'You were asleep you idiot!' shouted Frenhofer, 'What do you mean by trying to wreck my van?'
The black-faced man got off the back of his wagon and led his horse backwards by its halter. The horse was uneasy at this reversal. The man mounted back up, onto the seat of his wagon and geed-up his horse - a scrawny beast, almost a mule. All this time Frenhofer had been staring at him belligerently, muttering, and as he passed, the stranger lashed at Frenhofer with his whip. He missed, hit the donkey's rump instead and Frenhofer's wagon jolted away from the stranger who had already turned his face to the horizon. Frenhofer pulled up the wagon, jumped down and picked up a rock to throw at the stranger. He saw at a glance the man was too far away already but threw it anyway. If Frenhofer had a crossbow, he would’ve sent a bolt after this bastard, a bolt shot straight into the marrow of his spine, just to watch him dance about like a puppet, a beetle on its back.

Frenhofer forgot the stranger and his wagon and tramped along at the side of his own. The donkey stopped of its own accord a little further down the road and was watching Frenhofer suspiciously from over its shoulder. When Frenhofer reached it he punched its mouth. The donkey stumbled back a pace just a moment after the blow and then, well, that was it. It started to walk on again and Frenhofer jumped back into the driver's seat. A short time later, a box at the top of the load, presumably dislodged by the collision, cut loose and jammed into Frenhofer's back, leaving a bruise to develop over the next day or so. He re-tied the whole thing and then went back to walking at the wagon's side. The air smelt of chalkiness and was clammy and close. Clammy chalkiness. The donkey led them clumsily onward.

It was at the end of the third day that Frenhofer's work loomed up over the horizon.

What it was exactly was, to Frenhofer, all but an irrelevance. Even to talk about what he wanted it to be seemed like weak tea, too ordinary, or too prolix. He had been too long engaged in things: semblances of figures, surrogate humans like wax likenesses at Roman burials...

If a dog could sculpt a likeness, considered Frenhofer gulping down the last dregs of warm water, would it sculpt only other dogs or would it make its own cats: figments of desire encompassed. Frenhofer considered that to get to...whoever...whatever it, the work was, had constituted an act of considerable will power as well as the destruction of almost every other piece of remaining work. Old work. After all, what use was it? Bookends. Paperweights. Looking up at the distant tip of it, Frenhofer could was implicit even in that great unshapely mass...that an emptying out had occurred that should not necessarily be taken lightly. It was never just a voided bowel, more an amputation, an extirpation, a surgical procedure to get rid, to get rid of everything encompassed by what he did that he no longer required, would never find the life to make use of. Of course, the argument could be made that his oeuvre was always essentially reductive, he was a stock simmerer, a spring cleaner, filling buckets and bins until the void space behind the barn was packed with detritus, the dust of smashed plaster, wasted clay. But it was never easy to destroy attempts at something fine, something real. Frenhofer hated to throw away, to waste his time on applied failure, a pointless activity. Yet it had to be done because that, that was not yet IT, the thing and if not then what justification could it have in the world for existing at all? The donkey could smell home now and was picking up its pace a little, anticipating, what? a rest? food? Frenhofer knew for certain that the thing was right but not right and had to be destroyed to be continued. He must jump straight to it. A pick axe, a dull spade. Throw the wet clay back into the sack, unravel the armature!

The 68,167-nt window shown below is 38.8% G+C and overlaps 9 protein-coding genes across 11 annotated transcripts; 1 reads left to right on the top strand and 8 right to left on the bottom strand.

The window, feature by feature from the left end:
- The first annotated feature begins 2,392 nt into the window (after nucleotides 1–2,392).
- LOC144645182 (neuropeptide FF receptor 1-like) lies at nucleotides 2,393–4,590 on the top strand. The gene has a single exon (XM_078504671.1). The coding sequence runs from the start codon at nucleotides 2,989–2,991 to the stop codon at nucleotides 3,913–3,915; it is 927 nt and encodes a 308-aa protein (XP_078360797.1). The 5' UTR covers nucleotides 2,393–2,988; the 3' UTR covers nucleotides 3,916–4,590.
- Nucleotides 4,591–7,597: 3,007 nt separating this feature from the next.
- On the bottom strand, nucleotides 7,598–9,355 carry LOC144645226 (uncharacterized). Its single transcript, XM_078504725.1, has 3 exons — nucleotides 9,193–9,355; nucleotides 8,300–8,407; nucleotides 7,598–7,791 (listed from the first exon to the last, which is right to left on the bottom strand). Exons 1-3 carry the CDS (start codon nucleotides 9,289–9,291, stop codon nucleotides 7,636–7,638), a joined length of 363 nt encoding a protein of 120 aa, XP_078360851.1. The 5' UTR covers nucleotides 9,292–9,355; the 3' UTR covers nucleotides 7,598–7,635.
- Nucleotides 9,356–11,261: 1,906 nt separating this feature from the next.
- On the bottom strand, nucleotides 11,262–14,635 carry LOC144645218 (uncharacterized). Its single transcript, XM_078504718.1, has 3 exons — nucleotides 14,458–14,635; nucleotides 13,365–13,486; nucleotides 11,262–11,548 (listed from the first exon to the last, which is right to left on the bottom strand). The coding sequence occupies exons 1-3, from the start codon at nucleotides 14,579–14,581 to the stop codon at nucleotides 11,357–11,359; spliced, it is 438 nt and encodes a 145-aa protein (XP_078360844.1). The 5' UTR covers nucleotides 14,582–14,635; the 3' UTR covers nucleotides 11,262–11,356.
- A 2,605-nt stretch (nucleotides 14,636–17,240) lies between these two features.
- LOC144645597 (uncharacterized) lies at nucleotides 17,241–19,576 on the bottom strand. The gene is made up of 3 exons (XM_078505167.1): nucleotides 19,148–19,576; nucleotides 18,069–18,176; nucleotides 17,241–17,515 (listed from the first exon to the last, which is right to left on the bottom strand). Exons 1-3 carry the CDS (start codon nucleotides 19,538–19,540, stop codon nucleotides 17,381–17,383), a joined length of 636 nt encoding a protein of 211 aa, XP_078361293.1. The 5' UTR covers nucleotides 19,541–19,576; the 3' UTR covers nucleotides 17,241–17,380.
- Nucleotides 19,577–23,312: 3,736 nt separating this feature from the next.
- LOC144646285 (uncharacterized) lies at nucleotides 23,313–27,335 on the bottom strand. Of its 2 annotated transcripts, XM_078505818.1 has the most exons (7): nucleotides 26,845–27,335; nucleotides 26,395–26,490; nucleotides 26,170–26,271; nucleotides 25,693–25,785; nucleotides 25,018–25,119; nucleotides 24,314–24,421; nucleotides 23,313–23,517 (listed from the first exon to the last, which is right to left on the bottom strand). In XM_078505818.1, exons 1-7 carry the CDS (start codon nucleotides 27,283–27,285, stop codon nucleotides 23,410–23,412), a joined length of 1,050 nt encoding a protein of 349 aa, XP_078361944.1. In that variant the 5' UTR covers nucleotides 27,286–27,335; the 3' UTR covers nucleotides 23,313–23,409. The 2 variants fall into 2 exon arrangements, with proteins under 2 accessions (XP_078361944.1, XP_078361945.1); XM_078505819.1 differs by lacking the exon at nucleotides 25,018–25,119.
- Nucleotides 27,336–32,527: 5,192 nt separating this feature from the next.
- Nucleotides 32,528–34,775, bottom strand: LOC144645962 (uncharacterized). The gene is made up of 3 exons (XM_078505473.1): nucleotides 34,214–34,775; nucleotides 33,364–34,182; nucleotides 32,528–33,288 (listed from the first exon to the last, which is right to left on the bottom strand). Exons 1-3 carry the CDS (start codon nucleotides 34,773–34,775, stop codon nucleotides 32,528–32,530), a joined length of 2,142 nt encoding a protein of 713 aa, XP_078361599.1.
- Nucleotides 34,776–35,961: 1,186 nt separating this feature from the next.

Sometimes as he worked high up on the ladders the thing would in his mind begin a reveal, a shape would show itself. A strange form of anamorphisis, a boring Rorschach never before experienced and he was kept going for days in the misalignment of his senses that whispered he had hit on something. It would always prove illusory when he wondered off a thousand yards to look back at the thing itself: inauthentic, false, a cheap settlement made on the courthouse steps and the image would be slowly, painstakingly destroyed, remodelled, reworked with no sign remaining of its brief manifestation. No sign at all. And so then, formlessness would take over, no man's land fought over so painfully, so irrevocably lost. He had eventually determined that the thing would be monumental, a mountain climb. He moved up in scale, the barn he began in was demolished around the work in progress like a Christmas wrapping, and the work gradually built its way out of the studio and into the open air. Now he gave more thought than anything to the simplest of ideas: the impact of size. Armature became architecture, the surface a series of tectonic plates, always shifting. Frenhofer secretly relished the inevitability of failure, somehow factored in to the narrative of the thing's construction. The possibility of it ever being completed. Frenhofer spent all he had on sand, cement and plaster, wire and wood. He had heard about a disused building over towards the city that was filled with old sacks of cement and had gone backwards and forwards many times with his wagon to collect everything that was usable. Sackcloth he had by the hundredweight to dip into plaster and fold over armatures. Frenhofer made thousands of sketches, all to little avail; the thing was almost too big for him to make an impact. That version too like a fat cloud, this one too much of a hideous mountain. He realised the process was flawed. This was not some bust that could be squared up from a drawing; the thing must learn itself, its own shape, (or lack of) everything, all its formal dimensions and amplitudes from within. And yet Frenhofer carried on his sketches regardless, habits long formed, unshakeable despite all the evidence. He was trying to perfect a language he had never actually acquired. He soldiered on and sometimes, the inevitable false yearnings to finish, to succeed in his endeavour, to give the world his final work of finished genius, all of this overcame him and hurried the work along to the edge of yet another precipice, of saying something solid and Frenhofer would have to hack his way back step by step to where he started from, to nothing, and the armature then only twenty feet high, would be torn back, dismembered, curled plaster husks littering the floor of the barn like ribcages. He began again; wheelbarrows of plaster ran up the planks, dipping in hessian strips that made their way to the new cold summit and just as quickly back to the floor. Where did all the rubbish end up? He buried much of it in plaster pits dug into the powdered earth but the wind soon took care of that. Now they were just thrown loose to be blown where they would. He had enough of piles; as though all he was doing was filling the earth with more shit, something else to be chipped away at, sculpted. And then what?